Powell’s art, on the other hand, is superb as usual and shockingly well-suited to the story. His Wisconsin isn’t the wholesome land of the Packers and the Dells; it’s the nightmare refuge of Black River Falls, the terrain of madness and uncertainty depicted in Michael Lesy’s groundbreaking Wisconsin Death Trip, the home of Jeffrey Dahmer and David Spanbauer. Powell perfectly captures the terrain of postwar Wisconsin: its rattletrap buildings, its thin trees and snowbound plains, its stocky midwestern residents with their almost defensive sense of privacy, and its curious condition as a place torn between two eras, becoming a center of massive media hype while half its residents still didn’t have electricity.
He’s also tremendous at capturing faces and body language, and the characters here would be memorable even without dialogue. Gein’s well-meaning, doomed brother; their overbearing religious fanatic mother; the small-town sheriff and fire marshal, so far in over their heads; and of course, Gein himself, with his drooping eye and guileless expression, and his Mackinaw trapper’s cap with distended earflaps – so iconic that it’s become something of a shorthand for serial killers – are all so well-portrayed that they give a dark cinematic energy to the whole affair.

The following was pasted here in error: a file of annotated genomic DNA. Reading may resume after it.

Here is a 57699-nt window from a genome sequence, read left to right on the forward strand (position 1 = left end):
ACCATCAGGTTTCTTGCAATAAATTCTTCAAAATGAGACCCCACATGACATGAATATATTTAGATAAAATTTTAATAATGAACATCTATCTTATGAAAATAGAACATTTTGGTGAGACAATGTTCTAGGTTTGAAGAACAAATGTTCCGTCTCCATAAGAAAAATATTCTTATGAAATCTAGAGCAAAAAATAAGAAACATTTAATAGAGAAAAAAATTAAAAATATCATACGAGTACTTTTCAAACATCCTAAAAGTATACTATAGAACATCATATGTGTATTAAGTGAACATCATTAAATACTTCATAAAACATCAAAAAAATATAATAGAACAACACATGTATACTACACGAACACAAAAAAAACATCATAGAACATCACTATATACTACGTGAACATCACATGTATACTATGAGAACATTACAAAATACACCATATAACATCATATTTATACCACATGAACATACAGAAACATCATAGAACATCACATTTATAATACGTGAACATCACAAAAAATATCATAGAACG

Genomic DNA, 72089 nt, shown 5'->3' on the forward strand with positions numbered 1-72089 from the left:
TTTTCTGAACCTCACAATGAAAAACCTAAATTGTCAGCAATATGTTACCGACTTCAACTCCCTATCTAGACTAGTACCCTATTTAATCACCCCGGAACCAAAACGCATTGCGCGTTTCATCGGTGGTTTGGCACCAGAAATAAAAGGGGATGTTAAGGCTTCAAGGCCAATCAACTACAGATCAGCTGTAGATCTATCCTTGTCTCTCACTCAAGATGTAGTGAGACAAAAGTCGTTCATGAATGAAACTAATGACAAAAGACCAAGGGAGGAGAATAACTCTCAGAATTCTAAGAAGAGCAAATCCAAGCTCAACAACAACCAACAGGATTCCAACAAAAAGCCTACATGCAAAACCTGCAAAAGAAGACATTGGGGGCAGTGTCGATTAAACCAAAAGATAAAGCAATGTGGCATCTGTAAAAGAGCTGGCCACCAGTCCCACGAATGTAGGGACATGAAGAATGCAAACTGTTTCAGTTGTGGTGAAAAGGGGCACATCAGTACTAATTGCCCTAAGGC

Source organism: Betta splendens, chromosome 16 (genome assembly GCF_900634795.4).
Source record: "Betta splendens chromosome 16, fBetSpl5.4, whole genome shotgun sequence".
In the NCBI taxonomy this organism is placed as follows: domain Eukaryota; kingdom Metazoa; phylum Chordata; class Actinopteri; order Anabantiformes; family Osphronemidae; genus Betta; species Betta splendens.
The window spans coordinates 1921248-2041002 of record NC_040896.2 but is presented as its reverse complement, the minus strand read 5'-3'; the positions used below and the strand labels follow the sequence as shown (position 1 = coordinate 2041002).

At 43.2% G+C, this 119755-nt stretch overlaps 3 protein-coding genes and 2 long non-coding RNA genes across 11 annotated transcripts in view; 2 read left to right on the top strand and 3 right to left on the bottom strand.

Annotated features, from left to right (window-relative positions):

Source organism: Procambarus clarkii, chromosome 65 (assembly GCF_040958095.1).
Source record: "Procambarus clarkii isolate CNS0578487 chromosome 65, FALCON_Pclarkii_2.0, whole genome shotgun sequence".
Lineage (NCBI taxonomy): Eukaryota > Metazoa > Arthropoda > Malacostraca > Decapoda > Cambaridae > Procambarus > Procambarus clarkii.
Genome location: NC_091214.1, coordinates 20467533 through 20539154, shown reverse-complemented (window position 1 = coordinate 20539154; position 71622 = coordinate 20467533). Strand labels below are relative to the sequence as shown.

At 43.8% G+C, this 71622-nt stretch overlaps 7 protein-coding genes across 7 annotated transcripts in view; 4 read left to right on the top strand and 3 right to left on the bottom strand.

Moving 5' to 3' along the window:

Perhaps that’s no accident. Gein, as noted, was famously the model for Psycho’s Norman Bates, and the film marked something of a transition from the noir era of doomed but sympathetic petty criminals and killers who were evil but relatable to the modern model of film villains as unexplainable, alien psychotics. Schechter puts a lampshade on this several times in the book, most memorably in the introduction, where he quotes Alfred Hitchcock discussing the case – which, of course, gives Powell the opportunity to draw the great director in all his brilliant, fleshy glory. Without Powell, Did You Hear What Eddie Gein Done? would be a serviceable but forgettable book on an old, familiar case. With him, it’s a vibrant, moody miniature, encapsulating everything compelling and absurd about true crime in the stark overcast shadows of a frigid Wisconsin winter.